If you have ever endeavoured to learn a couple of African languages or happen to have an interest in them – of whatever nature it may be – you are surely not without knowing that locating resources can be a huge challenge…sometimes even more so here in Africa than in, say, London! Books, in particular, can be hard to come by and one would hope that the Internet becomes an instrument of promotion of African languages in the near future.
Kiswahili enjoys a considerable online presence, which is not ultimately surprising given the international dimension of the language. Below are some links to websites I have come across and have deemed worth sharing :
- News websites
BBC Swahili is an excellent reference point to follow up on East African as well as international news. It is not as comprehensive as the English site but it is still fairly well-documented. You might also enjoy the occasional audio ‘mjadala‘ (debate) that gathers participants from around the Swahiliphone world, as I like to call it.
Global Voices Online publishes blog reviews from around the world and articles about citizen media. I find it to be a great alternative source of information to traditional media.
[The Kiswahili page of Global Voices Online seems to have stalled of late, probably due to a shortage of volunteer translators.]
Word on the cyber street is that Al Jazeera is about to launch a Kiswahili channel! I don’t know about you but I am really thrilled by the prospect of watching AJ in Kiswahili.
- Learning Resources
When browsing the Swahili-language web, I always have the Kamusi Project open in a separate tab. Kamusi means dictionary and this is exactly what you can expect from this website: translation of words from Swahili to English and vice versa, alternative meanings, examples of words in context and etymology, all packed into one.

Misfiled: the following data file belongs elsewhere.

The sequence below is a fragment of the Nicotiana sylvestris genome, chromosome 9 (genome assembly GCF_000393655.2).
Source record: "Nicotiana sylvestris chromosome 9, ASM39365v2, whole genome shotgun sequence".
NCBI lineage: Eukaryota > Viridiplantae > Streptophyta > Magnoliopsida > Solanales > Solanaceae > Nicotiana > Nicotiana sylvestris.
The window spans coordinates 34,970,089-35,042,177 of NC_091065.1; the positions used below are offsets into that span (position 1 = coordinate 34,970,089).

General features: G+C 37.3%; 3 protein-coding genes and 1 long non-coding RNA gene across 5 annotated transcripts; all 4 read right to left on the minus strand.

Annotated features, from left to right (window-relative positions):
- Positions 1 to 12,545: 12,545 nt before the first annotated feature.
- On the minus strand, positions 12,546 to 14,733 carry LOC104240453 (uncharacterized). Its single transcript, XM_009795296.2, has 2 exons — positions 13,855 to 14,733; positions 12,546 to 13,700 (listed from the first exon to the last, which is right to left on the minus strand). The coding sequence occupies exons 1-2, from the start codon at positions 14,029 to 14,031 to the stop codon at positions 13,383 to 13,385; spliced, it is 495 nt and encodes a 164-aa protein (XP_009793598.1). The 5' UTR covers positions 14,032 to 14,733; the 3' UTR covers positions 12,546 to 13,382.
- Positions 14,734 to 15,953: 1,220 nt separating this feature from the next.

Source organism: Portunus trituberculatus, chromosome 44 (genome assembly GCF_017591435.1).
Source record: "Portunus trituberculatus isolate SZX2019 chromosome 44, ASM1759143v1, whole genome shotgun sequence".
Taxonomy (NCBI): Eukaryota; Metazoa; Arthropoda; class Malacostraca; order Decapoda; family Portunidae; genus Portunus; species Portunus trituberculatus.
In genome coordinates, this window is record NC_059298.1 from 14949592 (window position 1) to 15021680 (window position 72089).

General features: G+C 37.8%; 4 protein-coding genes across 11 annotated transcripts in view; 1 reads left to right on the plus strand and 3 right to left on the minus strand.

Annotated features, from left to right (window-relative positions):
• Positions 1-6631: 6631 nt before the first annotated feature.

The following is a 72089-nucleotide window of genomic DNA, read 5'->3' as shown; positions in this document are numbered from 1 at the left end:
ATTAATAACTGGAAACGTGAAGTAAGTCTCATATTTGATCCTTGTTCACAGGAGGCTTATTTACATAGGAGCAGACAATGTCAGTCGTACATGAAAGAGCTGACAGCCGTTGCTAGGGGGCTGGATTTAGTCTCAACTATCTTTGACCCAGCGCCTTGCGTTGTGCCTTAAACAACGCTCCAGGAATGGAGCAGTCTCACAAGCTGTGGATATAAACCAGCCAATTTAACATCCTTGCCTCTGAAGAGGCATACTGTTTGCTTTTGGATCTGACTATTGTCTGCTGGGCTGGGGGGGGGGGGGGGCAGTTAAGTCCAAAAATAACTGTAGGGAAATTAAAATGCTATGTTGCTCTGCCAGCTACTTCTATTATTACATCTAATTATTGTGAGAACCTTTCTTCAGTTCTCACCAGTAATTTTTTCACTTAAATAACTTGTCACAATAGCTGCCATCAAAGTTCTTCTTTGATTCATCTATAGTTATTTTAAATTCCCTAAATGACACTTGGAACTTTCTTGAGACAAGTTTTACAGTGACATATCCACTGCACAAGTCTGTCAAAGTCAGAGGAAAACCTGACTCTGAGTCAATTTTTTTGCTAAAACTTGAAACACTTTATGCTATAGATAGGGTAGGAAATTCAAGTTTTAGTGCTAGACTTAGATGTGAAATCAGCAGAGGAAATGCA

Wikipedia ya Kiswahili is the most extensive Swahili-language website I know of, gathering over 22,000 articles to date. Always a bastion of diversity, the open encyclopaedia is one of my favourite resources in Kiswahili: I often spend delightful hours hopping from one article to the next…
For those interested in Swahili culture, I recommend following @Swahili_Methali on Twitter. This tweep regularly posts Swahili proverbs along with their English translation.
Mjengwa shares news of Tanzania through poignant pictures and assorted texts.
Kisima cha Fikra is a blog expressing Reggy’s personal take on life and politics. The right menu provides a number of links to other blogs in Swahili that you might want to have a look at.
I would like to address a word of thanks to Oliver Stegen (@babatabita) for kindly introducing me to the Tanzanian blogging scene. Do check out his website as well: it is full of insightful articles beckoning you to download and read them!
The list is obviously non-exhaustive. If you feel there is a website or a blog that should be featured here, please contact me and I’ll be happy to add it to the list.